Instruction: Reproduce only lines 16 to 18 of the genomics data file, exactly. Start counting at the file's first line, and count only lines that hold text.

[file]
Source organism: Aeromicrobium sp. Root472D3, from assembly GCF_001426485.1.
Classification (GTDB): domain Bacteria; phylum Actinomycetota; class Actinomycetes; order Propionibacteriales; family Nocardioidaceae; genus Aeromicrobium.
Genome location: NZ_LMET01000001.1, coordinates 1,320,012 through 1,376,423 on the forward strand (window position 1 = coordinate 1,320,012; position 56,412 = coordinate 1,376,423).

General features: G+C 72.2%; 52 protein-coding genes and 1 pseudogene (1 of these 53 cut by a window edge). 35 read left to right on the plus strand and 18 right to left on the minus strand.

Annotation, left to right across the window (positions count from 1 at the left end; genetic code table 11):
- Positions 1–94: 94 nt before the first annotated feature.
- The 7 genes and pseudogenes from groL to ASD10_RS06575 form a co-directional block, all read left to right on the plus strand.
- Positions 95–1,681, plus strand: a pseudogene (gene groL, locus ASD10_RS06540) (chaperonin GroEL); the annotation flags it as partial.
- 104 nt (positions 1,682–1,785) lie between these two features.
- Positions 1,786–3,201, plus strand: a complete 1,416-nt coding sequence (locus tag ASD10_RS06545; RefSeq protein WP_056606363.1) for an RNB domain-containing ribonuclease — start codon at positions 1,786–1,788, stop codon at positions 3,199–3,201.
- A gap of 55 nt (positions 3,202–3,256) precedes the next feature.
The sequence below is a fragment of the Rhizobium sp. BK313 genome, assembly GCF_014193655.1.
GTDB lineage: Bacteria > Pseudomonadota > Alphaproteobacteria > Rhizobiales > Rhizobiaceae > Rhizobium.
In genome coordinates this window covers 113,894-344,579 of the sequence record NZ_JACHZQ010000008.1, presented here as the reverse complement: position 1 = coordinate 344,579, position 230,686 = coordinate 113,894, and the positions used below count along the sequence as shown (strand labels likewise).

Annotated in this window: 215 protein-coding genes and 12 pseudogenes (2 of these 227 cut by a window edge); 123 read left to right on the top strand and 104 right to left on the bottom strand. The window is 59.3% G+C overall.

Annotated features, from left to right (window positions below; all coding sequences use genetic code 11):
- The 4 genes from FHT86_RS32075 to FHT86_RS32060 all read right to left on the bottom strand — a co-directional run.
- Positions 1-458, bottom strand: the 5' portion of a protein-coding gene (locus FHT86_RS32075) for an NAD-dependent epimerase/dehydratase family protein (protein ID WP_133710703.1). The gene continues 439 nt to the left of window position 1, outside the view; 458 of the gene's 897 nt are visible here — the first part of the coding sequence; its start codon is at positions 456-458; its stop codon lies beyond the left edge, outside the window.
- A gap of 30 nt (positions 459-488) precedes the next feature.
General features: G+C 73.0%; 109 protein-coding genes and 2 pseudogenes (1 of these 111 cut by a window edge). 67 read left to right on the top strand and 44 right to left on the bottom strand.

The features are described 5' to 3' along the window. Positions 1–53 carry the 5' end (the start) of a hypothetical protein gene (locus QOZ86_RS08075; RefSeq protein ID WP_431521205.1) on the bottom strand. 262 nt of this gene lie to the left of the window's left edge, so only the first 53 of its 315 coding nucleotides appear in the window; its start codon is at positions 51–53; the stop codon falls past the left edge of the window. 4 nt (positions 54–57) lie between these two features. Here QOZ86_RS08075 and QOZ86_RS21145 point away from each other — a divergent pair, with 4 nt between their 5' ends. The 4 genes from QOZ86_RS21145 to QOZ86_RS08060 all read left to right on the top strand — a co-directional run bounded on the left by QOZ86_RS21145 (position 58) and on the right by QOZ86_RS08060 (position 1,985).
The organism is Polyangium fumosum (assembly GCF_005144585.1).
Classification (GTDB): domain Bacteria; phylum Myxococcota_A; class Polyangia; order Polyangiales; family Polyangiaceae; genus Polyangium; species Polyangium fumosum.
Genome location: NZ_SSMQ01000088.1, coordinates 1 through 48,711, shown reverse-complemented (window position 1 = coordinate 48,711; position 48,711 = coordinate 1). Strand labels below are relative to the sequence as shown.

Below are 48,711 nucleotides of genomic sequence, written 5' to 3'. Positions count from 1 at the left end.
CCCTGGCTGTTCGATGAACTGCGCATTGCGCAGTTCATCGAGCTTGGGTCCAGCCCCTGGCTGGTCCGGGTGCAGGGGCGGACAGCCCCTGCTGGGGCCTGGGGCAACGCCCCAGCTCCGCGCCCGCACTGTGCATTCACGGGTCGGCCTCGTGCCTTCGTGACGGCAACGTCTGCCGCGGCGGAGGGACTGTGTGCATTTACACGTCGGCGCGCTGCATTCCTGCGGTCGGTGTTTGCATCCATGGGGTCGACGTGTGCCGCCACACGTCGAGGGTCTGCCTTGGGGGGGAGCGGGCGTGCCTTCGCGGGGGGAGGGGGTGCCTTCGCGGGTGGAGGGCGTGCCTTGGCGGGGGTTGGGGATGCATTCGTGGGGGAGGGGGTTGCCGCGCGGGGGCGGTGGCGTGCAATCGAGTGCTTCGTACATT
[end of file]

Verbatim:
Annotated features, from left to right (window positions below; all coding sequences use genetic code 11):
- The 4 genes from FHT86_RS32075 to FHT86_RS32060 all read right to left on the bottom strand — a co-directional run.
- Positions 1-458, bottom strand: the 5' portion of a protein-coding gene (locus FHT86_RS32075) for an NAD-dependent epimerase/dehydratase family protein (protein ID WP_133710703.1). The gene continues 439 nt to the left of window position 1, outside the view; 458 of the gene's 897 nt are visible here — the first part of the coding sequence; its start codon is at positions 456-458; its stop codon lies beyond the left edge, outside the window.